Find out more about the critical factors that explain the economic successes of modern Indonesia.

Topic of Study [For H2 History Students]:
Paper 2: Economic Development after Independence
Section B: Essay Writing
Theme II Chapter 1: Paths to Economic Development

1957 to 1965: ‘Guided Democracy’ [Soekarno]
Following the harsh and disruptive colonial rule and World War Two, the Indonesian government, under Soekarno’s leadership, pursuit economic nationalism to restore state control of key economic sectors. In 1957, the seizure of foreign-owned assets was carried out for state consolidation and re-allocation. For instance, the ‘Peraturan Presiden Nomor 10 tahun 1959‘ (Government Regulation 10) disallowed foreigners from conducting businesses in specific areas. At the same time, the regulation forced the transfer of business ownership to local citizens.

In addition, under the guidance of the Bappenas [Badan Perencanaan Pembangunan Nasional] (National Planning Council), the Indonesian government focused on national development. The plan involved an estimated spending of $30 billion rupiah on an annual basis. Land reform was also conducted to nurture the development of the agricultural sector, as observed by the Basic Agrarian Law (Peraturan Dasar Pokok-Pokok Agraria).

1965 to 1997: ‘New Order’ [Suharto]
After the sudden political transition, Suharto led a major economic transformation that resulted in the rapid modernisation of Indonesia. Together with his team of Western-educated technocrats, also known as the ‘Berkeley Mafia‘, Suharto introduced liberal economic policies.

The BULOG [Badan Urusan Logistik] (National Logistics Body) was established in 1966 for price stabilization in the agriculture sector. To protect the interests of the locals, the government introduce price control measures to reduce inflationary pressures for crops, such as rice.

At the same time, the BIMAS (Mass Guidance Programme) was implemented in 1969 to nurture the rice industry through the provision of access to foreign technology. Also, Suharto capitalized on the Green Revolution by providing disease-resistant and high-yielding varieties.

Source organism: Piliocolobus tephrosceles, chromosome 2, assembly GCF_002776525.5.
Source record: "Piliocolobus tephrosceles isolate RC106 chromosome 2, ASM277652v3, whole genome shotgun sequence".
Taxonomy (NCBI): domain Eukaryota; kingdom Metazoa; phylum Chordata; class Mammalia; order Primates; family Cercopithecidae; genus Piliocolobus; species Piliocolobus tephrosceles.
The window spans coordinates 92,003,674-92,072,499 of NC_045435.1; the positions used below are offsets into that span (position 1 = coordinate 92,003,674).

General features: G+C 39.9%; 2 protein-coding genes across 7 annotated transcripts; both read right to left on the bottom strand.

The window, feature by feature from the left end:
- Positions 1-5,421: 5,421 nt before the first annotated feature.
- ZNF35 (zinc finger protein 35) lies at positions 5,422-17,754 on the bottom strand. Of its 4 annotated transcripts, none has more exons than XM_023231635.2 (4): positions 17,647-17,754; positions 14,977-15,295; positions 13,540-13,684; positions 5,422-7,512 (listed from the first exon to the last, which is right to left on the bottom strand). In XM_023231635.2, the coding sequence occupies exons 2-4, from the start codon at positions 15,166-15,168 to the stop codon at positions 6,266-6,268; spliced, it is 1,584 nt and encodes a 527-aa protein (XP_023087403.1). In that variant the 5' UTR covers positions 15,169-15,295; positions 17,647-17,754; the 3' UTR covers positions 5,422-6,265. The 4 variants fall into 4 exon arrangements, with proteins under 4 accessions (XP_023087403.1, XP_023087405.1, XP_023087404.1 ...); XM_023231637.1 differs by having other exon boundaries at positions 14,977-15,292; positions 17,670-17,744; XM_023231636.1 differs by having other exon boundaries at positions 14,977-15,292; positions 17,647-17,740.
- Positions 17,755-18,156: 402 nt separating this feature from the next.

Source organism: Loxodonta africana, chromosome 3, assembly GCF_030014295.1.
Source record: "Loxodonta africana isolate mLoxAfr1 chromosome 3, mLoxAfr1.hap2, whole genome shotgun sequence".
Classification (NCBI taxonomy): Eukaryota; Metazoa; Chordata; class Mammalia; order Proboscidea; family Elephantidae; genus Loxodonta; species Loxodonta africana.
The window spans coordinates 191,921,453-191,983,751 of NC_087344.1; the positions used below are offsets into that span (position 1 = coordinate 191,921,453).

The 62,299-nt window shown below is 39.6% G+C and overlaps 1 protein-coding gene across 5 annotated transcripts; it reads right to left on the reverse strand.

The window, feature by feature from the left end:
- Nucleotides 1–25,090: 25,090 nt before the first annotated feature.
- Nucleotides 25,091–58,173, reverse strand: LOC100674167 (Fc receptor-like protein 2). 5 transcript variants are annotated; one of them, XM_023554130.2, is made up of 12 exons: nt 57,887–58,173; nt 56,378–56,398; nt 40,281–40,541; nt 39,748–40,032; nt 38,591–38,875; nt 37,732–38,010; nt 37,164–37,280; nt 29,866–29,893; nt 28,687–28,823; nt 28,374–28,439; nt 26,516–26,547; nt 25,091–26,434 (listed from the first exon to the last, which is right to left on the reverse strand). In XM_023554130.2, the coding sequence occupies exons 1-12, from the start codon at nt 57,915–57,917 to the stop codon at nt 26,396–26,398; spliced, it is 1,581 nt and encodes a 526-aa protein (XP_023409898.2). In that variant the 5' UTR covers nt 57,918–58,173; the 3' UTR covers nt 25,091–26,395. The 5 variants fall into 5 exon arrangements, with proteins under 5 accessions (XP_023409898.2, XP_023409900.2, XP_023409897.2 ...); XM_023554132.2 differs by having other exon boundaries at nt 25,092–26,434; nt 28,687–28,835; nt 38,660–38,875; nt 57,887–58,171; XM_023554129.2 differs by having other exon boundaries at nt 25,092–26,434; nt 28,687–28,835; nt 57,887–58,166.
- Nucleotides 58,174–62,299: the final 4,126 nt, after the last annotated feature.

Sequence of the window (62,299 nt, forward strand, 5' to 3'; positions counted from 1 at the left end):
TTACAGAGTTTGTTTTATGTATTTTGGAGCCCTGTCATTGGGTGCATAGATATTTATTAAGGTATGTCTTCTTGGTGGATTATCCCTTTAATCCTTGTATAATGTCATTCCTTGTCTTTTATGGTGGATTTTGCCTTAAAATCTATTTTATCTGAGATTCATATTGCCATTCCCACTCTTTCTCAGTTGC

As a result, Indonesia flourished tremendously from its successful efforts in raising rice production. In fact, agriculture contributed to nearly one-third of the country’s Gross Domestic Product (GDP).

Another critical aspect of Indonesia’s rapid economic growth can be traced to its emphasis on export-oriented industrialization (EOI). It began with the provision of incentives to attract foreign investment, such as the New Investment Law of 1967, which guaranteed no corporate tax for specific projects.

Additionally, financial liberalization was pursued in the 1980s. For example, the government allowed the deregulation of money markets, as evidenced by the increase in number of private local banks from 63 in 1988 to 165 in 1995. By 1990, the privatization of the Jakarta Stock Exchange promoted investment activities. These changes can be explained by the easing of licensing regulations for foreign banks.

Hence, we can observe that the 1980s and 1990s were a notable period in which the government played a secondary role, thus allowing the private sectors to guide the economic development of Indonesia.

Furthermore, the government tapped on the economic expertise and domestic capital of its Chinese-dominated private businesses to flourish the economy. By 1996, a group of domestic conglomerates became the key pillar of the economy, such as the Salim Group (e.g. Indomie!) and Astra Group.

What can we learn from this case study?
Consider the following questions to understand this country-specific case study:
– How important was the government in shaping the economic development on Indonesia after independence? [to be discussed in class]

After analyzing this case study, review your knowledge comprehension by answering JC History essay questions. Alternatively, you can sign up for our JC History Tuition and find out how you can organise your answers effectively.

On a similar note, we encourage you to join other JC tuition programmes, such as GP TuitionEconomics TuitionJC Chemistry TuitionJC Math Tuition and China Studies in English Tuition. For Secondary Tuitionclasses, we offer Secondary English TuitionSecondary Math tuitionSecondary Chemistry Tuition and Secondary Economics Tuition. Call 9689 0510 to find out more!

JC History Tuition Bishan Singapore - How did Thailand advance its economy - JC History Essay Notes

How did Thailand advance its economy?